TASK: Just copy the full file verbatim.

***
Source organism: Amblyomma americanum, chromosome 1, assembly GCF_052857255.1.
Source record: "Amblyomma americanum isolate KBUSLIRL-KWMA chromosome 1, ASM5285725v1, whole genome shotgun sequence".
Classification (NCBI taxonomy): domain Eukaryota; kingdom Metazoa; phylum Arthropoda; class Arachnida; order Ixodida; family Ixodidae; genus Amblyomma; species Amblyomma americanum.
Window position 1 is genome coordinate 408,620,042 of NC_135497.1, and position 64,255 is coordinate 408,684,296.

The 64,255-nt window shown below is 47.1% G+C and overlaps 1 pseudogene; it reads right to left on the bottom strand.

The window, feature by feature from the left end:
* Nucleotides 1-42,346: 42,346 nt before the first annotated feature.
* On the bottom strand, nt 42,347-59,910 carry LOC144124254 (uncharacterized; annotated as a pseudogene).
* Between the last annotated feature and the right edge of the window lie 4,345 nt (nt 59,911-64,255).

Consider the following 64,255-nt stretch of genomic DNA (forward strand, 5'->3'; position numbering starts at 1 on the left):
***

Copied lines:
Source organism: Amblyomma americanum, chromosome 1, assembly GCF_052857255.1.
Source record: "Amblyomma americanum isolate KBUSLIRL-KWMA chromosome 1, ASM5285725v1, whole genome shotgun sequence".
Classification (NCBI taxonomy): domain Eukaryota; kingdom Metazoa; phylum Arthropoda; class Arachnida; order Ixodida; family Ixodidae; genus Amblyomma; species Amblyomma americanum.
Window position 1 is genome coordinate 408,620,042 of NC_135497.1, and position 64,255 is coordinate 408,684,296.

The 64,255-nt window shown below is 47.1% G+C and overlaps 1 pseudogene; it reads right to left on the bottom strand.

The window, feature by feature from the left end:
* Nucleotides 1-42,346: 42,346 nt before the first annotated feature.
* On the bottom strand, nt 42,347-59,910 carry LOC144124254 (uncharacterized; annotated as a pseudogene).
* Between the last annotated feature and the right edge of the window lie 4,345 nt (nt 59,911-64,255).

Consider the following 64,255-nt stretch of genomic DNA (forward strand, 5'->3'; position numbering starts at 1 on the left):